It is estimated that an average of 26 bikes are stolen each day in Amsterdam. The aggravation, financial impact, and sense of violation that this can bring is clear from the many mamas who report their losses on our Facebook page. In response, we have rallied round with our top tips for reducing the risk of bike theft.
Our Top Tips for Deterring Bike Thieves
1. Have at least two locks.
2. Always attach your bike to something fixed. Otherwise, thieves can simply lift it up and pop it in a van.
3. Put the air valve next to the rear lock. Though thieves may be able to bust open the lock, they will not want to risk deflating the tyre in the process.
4. Spend more on the lock than on the bike. If the bike is just for you and doesn’t need to transport the family, buy a tatty second-hand bike and an expensive lock.
5. Customise your bike so that it is easily identifiable and less marketable. A thief needs to be able to sell the bike on quickly; lurid spray paint, engravings, stickers, and crazy flower adornments will slow them down.
6. Lock your bike through the frame. Never lock through the wheel alone as it can be unscrewed and the bike released.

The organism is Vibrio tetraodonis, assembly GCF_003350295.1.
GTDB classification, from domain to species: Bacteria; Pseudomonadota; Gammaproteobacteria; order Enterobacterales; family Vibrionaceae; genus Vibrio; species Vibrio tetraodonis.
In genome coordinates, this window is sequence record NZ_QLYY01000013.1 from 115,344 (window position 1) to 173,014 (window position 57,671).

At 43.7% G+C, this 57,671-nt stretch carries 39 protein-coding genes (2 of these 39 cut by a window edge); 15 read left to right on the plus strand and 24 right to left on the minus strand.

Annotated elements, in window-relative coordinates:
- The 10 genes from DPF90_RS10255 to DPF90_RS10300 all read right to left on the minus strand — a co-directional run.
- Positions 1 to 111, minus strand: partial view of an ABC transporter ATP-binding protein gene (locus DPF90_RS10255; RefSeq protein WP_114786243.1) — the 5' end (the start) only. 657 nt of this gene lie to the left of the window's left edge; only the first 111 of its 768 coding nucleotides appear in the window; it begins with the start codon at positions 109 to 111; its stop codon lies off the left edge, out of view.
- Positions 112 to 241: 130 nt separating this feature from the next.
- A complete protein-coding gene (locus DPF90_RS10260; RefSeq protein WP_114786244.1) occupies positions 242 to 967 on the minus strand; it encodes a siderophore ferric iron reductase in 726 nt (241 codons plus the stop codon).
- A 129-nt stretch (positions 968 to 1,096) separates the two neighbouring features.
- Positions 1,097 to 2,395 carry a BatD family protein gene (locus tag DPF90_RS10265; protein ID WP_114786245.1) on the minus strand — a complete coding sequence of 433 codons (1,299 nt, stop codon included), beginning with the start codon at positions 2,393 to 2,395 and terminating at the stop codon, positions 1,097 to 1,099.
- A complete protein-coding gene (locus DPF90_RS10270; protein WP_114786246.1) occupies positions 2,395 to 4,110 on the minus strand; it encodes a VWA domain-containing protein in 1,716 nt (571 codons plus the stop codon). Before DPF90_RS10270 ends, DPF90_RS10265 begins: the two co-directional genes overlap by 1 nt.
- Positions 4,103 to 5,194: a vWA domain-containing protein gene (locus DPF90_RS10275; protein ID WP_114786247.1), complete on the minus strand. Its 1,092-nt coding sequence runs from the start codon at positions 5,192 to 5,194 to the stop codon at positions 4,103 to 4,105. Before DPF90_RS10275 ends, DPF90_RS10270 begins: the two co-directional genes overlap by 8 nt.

7. Get your bike engraved. This is sometimes possible for bakfietsen too.
8. Install wall or floor anchors outside your home.
9. Splurge on a GPS Bike Tracker.
10. Try an ear-piercing theft alarm.
11. File photographs of your bike, along with the purchase receipt and the bike’s make, frame number, and chip code (if it has one). This will make it easier to reclaim a stolen bike if found, or claim insurance if not.
All of the above and also...
12. Padlock the bike cover on in at least two places. If the thief has to damage the tent too much to release it, they will move on.
13. Buy the heaviest, longest chain you can carry. The potential inconvenience of losing ‘the family car’ to thieves makes it worth every penny.
The Mamas Recommend is a series generated from responses on our Facebook page from multiple sources.
Deborah Nicholls-Lee is a British national who moved to the Netherlands in 2009. A former French and English teacher, she now works as a freelance writer and editor while raising her two children. Follow her on Twitter.